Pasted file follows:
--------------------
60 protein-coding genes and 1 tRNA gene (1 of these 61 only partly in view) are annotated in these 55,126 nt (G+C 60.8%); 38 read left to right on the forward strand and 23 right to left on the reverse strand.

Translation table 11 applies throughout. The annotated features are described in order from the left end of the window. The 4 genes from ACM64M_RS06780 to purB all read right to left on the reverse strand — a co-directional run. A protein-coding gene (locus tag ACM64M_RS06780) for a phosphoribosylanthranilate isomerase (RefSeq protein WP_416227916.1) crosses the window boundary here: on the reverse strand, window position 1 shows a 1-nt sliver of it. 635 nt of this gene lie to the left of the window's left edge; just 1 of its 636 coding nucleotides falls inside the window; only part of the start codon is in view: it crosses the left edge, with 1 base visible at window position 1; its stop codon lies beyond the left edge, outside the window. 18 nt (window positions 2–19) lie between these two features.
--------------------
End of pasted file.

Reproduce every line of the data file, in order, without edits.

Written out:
60 protein-coding genes and 1 tRNA gene (1 of these 61 only partly in view) are annotated in these 55,126 nt (G+C 60.8%); 38 read left to right on the forward strand and 23 right to left on the reverse strand.

Translation table 11 applies throughout. The annotated features are described in order from the left end of the window. The 4 genes from ACM64M_RS06780 to purB all read right to left on the reverse strand — a co-directional run. A protein-coding gene (locus tag ACM64M_RS06780) for a phosphoribosylanthranilate isomerase (RefSeq protein WP_416227916.1) crosses the window boundary here: on the reverse strand, window position 1 shows a 1-nt sliver of it. 635 nt of this gene lie to the left of the window's left edge; just 1 of its 636 coding nucleotides falls inside the window; only part of the start codon is in view: it crosses the left edge, with 1 base visible at window position 1; its stop codon lies beyond the left edge, outside the window. 18 nt (window positions 2–19) lie between these two features.